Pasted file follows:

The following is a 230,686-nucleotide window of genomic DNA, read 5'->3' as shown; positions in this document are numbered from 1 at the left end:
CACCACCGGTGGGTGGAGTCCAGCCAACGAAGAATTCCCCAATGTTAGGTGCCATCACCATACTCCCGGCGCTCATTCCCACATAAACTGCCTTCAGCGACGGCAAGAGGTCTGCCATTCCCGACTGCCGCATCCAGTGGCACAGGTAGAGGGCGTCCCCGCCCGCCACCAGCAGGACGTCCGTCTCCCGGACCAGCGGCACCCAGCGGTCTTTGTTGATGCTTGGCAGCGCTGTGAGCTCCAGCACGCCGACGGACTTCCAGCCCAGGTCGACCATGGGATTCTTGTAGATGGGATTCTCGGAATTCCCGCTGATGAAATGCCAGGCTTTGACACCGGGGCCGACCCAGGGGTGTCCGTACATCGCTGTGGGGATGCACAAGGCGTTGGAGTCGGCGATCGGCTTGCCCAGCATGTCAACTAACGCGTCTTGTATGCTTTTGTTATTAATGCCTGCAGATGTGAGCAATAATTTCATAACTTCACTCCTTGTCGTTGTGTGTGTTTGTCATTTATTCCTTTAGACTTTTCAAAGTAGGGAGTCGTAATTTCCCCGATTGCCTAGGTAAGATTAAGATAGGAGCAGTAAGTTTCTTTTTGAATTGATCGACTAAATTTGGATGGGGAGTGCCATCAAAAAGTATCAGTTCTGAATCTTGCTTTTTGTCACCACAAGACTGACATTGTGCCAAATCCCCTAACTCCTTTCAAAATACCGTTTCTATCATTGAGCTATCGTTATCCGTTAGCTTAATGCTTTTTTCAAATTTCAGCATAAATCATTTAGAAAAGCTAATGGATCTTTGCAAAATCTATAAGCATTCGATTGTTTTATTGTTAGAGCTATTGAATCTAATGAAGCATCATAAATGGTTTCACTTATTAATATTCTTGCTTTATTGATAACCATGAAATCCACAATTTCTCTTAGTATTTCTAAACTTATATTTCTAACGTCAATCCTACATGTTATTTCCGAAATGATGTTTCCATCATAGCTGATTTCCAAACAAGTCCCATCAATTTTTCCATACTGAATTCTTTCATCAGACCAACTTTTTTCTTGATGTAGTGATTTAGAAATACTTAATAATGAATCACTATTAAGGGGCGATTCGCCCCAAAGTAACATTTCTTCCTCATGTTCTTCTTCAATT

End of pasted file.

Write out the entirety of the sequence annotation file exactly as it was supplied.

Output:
The following is a 230,686-nucleotide window of genomic DNA, read 5'->3' as shown; positions in this document are numbered from 1 at the left end:
CACCACCGGTGGGTGGAGTCCAGCCAACGAAGAATTCCCCAATGTTAGGTGCCATCACCATACTCCCGGCGCTCATTCCCACATAAACTGCCTTCAGCGACGGCAAGAGGTCTGCCATTCCCGACTGCCGCATCCAGTGGCACAGGTAGAGGGCGTCCCCGCCCGCCACCAGCAGGACGTCCGTCTCCCGGACCAGCGGCACCCAGCGGTCTTTGTTGATGCTTGGCAGCGCTGTGAGCTCCAGCACGCCGACGGACTTCCAGCCCAGGTCGACCATGGGATTCTTGTAGATGGGATTCTCGGAATTCCCGCTGATGAAATGCCAGGCTTTGACACCGGGGCCGACCCAGGGGTGTCCGTACATCGCTGTGGGGATGCACAAGGCGTTGGAGTCGGCGATCGGCTTGCCCAGCATGTCAACTAACGCGTCTTGTATGCTTTTGTTATTAATGCCTGCAGATGTGAGCAATAATTTCATAACTTCACTCCTTGTCGTTGTGTGTGTTTGTCATTTATTCCTTTAGACTTTTCAAAGTAGGGAGTCGTAATTTCCCCGATTGCCTAGGTAAGATTAAGATAGGAGCAGTAAGTTTCTTTTTGAATTGATCGACTAAATTTGGATGGGGAGTGCCATCAAAAAGTATCAGTTCTGAATCTTGCTTTTTGTCACCACAAGACTGACATTGTGCCAAATCCCCTAACTCCTTTCAAAATACCGTTTCTATCATTGAGCTATCGTTATCCGTTAGCTTAATGCTTTTTTCAAATTTCAGCATAAATCATTTAGAAAAGCTAATGGATCTTTGCAAAATCTATAAGCATTCGATTGTTTTATTGTTAGAGCTATTGAATCTAATGAAGCATCATAAATGGTTTCACTTATTAATATTCTTGCTTTATTGATAACCATGAAATCCACAATTTCTCTTAGTATTTCTAAACTTATATTTCTAACGTCAATCCTACATGTTATTTCCGAAATGATGTTTCCATCATAGCTGATTTCCAAACAAGTCCCATCAATTTTTCCATACTGAATTCTTTCATCAGACCAACTTTTTTCTTGATGTAGTGATTTAGAAATACTTAATAATGAATCACTATTAAGGGGCGATTCGCCCCAAAGTAACATTTCTTCCTCATGTTCTTCTTCAATT